Newspaper Page Text
VOJ^ VI.--1STO. CO.
Question of Differences Still in
Meshes of Diplomacy.
CONSULTATION WITH MR. WU.
Ho Returns to Washington and Sees Stato
Department Ofilclnls, l'osslbly About
tho Personality of Cortaln Chinese Nota?
bles?XJ Hung Chang Deaires Ainerlcnn
Escort to Pekin?Money for tho United
States Troops ?Building Materials From
Seattle for Temporary Quarters atTaku.
fBy Telegraph to Vlrglnlan-Pllot.)
Washington, D. C, Sept. 7.?Minister
Wu arrived in Washington from Cape
May late this afternoon and proceeded
directly to the State Department. It
Is understood that he had received an
Intimation that the department officials
?were desirous of conferring with him.
For nearly an hour the minister was
closeted behind locked doors with Act?
ing Secretary Hill and Assistant Sec?
retary Adoe. None of the parties to
the conference was communicative as
to the conference, but at Us conclusion
Dr. Hill repaired to the White House
with a portfolio well filled with papers.
For several hours preceding the min?
ister's visit Acting Secretary Hill and
Assistant Secretary Adee had been en?
gaged in short conferences, and It was
gathered that the negotiations relative
to China were approaching another
phase and that another pronouncement
of some kind was In preparation. When
the United States made its response to
the Ruslan note on the 20th ultimo the
Oftlclnl8 here expressed tho belief that
shout a week's lime would be required
to determine upon the next sup. and
nt tho end of that time it would be
ddflnltely known whether or not the
troops wore to be withdrawn from
Pekin. That period of time has now
elapsed. The reports from the Euro?
pean chancellories indicate that, offi?
cially at least, this Important subject
Is being treated with the greatest de?
liberation, und nt least another week,
and probably even more time, may be
consumed In framing the lust of the
answers to the Russian note. Mean?
while our government bus pretty well
satisfied itself ns to the attitude to?
wards this last proposition of each and
nil of the Powers Interested in the Chi?
nese problem. It may bo that this
knowledge in regarded ns sufficient
upon which to base another forward,
and, perhaps, in this case an Indepen?
dent movement, by the'United States
toward tho ultimate withdrawal of the
troops and the settlement with China,
which the government bus had in mind
Since the beginning of tho trouble.
OBJECT OF CONSULTATION.
The consultations with Mr. Wu am
believed to have been Inspired by a
desire to learn something or the per?
sonality of Chinese notables whose
names have been suggested ns proper
to constitute the Chinese side or any
commission which may bo named to
arrange a settlement of the difficul?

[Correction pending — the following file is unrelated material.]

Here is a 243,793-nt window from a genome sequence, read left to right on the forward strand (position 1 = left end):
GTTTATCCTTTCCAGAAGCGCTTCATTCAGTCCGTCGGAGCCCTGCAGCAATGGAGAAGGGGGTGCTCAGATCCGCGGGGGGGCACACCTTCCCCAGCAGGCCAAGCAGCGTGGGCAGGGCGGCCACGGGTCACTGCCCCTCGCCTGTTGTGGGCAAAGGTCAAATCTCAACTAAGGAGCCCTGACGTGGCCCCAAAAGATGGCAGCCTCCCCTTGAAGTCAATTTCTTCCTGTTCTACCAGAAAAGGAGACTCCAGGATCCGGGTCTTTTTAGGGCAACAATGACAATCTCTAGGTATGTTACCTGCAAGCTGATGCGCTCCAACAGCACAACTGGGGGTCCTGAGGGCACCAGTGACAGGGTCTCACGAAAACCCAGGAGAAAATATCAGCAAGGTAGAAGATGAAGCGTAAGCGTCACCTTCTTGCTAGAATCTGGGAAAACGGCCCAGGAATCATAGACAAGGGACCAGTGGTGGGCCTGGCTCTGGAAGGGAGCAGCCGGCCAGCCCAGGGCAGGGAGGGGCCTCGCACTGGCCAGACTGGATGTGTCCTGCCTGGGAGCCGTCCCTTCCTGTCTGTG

ties, .Mi-. Wu is an ardent adherent
or Earl I.I. There is much specula?
tion here its to iite personnel of tho
American commissioners In case the
peace negotiations should be entrust?
ed to such a body, and tho mimes of
men prominent in international af?
fairs In recent years all have been
canvassed. Included in the list Is the
name of General John w. Foster, bul
it Is regarded as much more probable
that If.Ho appears at all In these ne?
gotiations it will be in bis old place ns
n representative of the Chinese gov?
NO OFFICIAL INFORMATION.
There.was a dearth Of official infor?
mation from China to-day. General
Chaffee got through a dispatch dated
September 1st, at Peklri, Indicating
that couriers are still employed to
close the gap in the lino of communi?
cation between Tien Tsin and Pekin.
This dispatch made no mention of
the military situation, and it was in?
ferred that affairs in Pekin remain
quiet. The dispatch warmly com?
mended Colonel Aaron S. Duggott for
gallantry In China, and urged that he
he made n brigadier general before
fills retirement, nine years hence.
AMERICAN ESCORT DESIRED.
London, Sept. 7.?A special dispatch
from Shanghai says LI Hung Chang
has made a request for an American
escort to accompany him on his jour?
ney to Pekin, and that United States
Consul Goodnow is considering his re?
Now that a proposal more In con?
formity with the original American re?
commendation has apparently met with
the approbation of at least a majority
of the Powers, the Hritish Foreign
Office hns allowed it to become defl
nltely known that the Hritish Govern?
ment is of opinion that it is advisable
for the allied forces to remain at Pekin
until satisfactory arrangements for
peace, etc., are concluded with the Chi?
MONEY FOR OUR TROOPS.
San Francisco. Sept. 7.?The steamer
China, which sailed for Hong Kong,